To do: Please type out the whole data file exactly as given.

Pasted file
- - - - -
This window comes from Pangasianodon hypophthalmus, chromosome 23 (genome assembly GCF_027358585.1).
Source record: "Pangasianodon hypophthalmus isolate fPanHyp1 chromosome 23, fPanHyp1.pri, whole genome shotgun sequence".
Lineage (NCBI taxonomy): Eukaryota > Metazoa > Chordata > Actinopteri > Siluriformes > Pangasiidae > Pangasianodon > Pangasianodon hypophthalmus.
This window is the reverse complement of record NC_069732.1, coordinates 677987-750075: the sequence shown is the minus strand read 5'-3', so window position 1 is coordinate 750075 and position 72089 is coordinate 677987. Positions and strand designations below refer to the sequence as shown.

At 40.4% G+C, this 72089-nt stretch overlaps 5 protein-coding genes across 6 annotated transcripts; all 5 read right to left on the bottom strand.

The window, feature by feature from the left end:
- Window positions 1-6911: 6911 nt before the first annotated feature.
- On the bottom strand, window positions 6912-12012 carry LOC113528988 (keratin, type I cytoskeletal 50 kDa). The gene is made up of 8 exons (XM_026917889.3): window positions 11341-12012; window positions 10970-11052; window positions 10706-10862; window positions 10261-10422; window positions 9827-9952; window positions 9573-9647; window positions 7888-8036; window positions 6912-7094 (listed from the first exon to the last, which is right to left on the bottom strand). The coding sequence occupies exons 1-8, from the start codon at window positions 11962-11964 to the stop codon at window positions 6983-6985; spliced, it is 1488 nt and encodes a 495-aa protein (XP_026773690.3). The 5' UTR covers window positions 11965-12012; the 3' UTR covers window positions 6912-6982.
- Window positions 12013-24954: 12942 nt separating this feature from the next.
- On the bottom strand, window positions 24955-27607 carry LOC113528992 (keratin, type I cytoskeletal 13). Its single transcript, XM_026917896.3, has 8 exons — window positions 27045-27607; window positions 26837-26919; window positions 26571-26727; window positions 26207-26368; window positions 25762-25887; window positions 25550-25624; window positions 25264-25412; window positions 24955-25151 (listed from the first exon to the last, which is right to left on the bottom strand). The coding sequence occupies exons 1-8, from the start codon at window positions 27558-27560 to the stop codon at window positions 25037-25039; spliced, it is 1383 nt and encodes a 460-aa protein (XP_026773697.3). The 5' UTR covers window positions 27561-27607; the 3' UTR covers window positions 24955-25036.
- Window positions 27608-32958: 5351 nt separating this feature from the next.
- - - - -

This window comes from Pangasianodon hypophthalmus, chromosome 23 (genome assembly GCF_027358585.1).
Source record: "Pangasianodon hypophthalmus isolate fPanHyp1 chromosome 23, fPanHyp1.pri, whole genome shotgun sequence".
Lineage (NCBI taxonomy): Eukaryota > Metazoa > Chordata > Actinopteri > Siluriformes > Pangasiidae > Pangasianodon > Pangasianodon hypophthalmus.
This window is the reverse complement of record NC_069732.1, coordinates 677987-750075: the sequence shown is the minus strand read 5'-3', so window position 1 is coordinate 750075 and position 72089 is coordinate 677987. Positions and strand designations below refer to the sequence as shown.

At 40.4% G+C, this 72089-nt stretch overlaps 5 protein-coding genes across 6 annotated transcripts; all 5 read right to left on the bottom strand.

The window, feature by feature from the left end:
- Window positions 1-6911: 6911 nt before the first annotated feature.
- On the bottom strand, window positions 6912-12012 carry LOC113528988 (keratin, type I cytoskeletal 50 kDa). The gene is made up of 8 exons (XM_026917889.3): window positions 11341-12012; window positions 10970-11052; window positions 10706-10862; window positions 10261-10422; window positions 9827-9952; window positions 9573-9647; window positions 7888-8036; window positions 6912-7094 (listed from the first exon to the last, which is right to left on the bottom strand). The coding sequence occupies exons 1-8, from the start codon at window positions 11962-11964 to the stop codon at window positions 6983-6985; spliced, it is 1488 nt and encodes a 495-aa protein (XP_026773690.3). The 5' UTR covers window positions 11965-12012; the 3' UTR covers window positions 6912-6982.
- Window positions 12013-24954: 12942 nt separating this feature from the next.
- On the bottom strand, window positions 24955-27607 carry LOC113528992 (keratin, type I cytoskeletal 13). Its single transcript, XM_026917896.3, has 8 exons — window positions 27045-27607; window positions 26837-26919; window positions 26571-26727; window positions 26207-26368; window positions 25762-25887; window positions 25550-25624; window positions 25264-25412; window positions 24955-25151 (listed from the first exon to the last, which is right to left on the bottom strand). The coding sequence occupies exons 1-8, from the start codon at window positions 27558-27560 to the stop codon at window positions 25037-25039; spliced, it is 1383 nt and encodes a 460-aa protein (XP_026773697.3). The 5' UTR covers window positions 27561-27607; the 3' UTR covers window positions 24955-25036.
- Window positions 27608-32958: 5351 nt separating this feature from the next.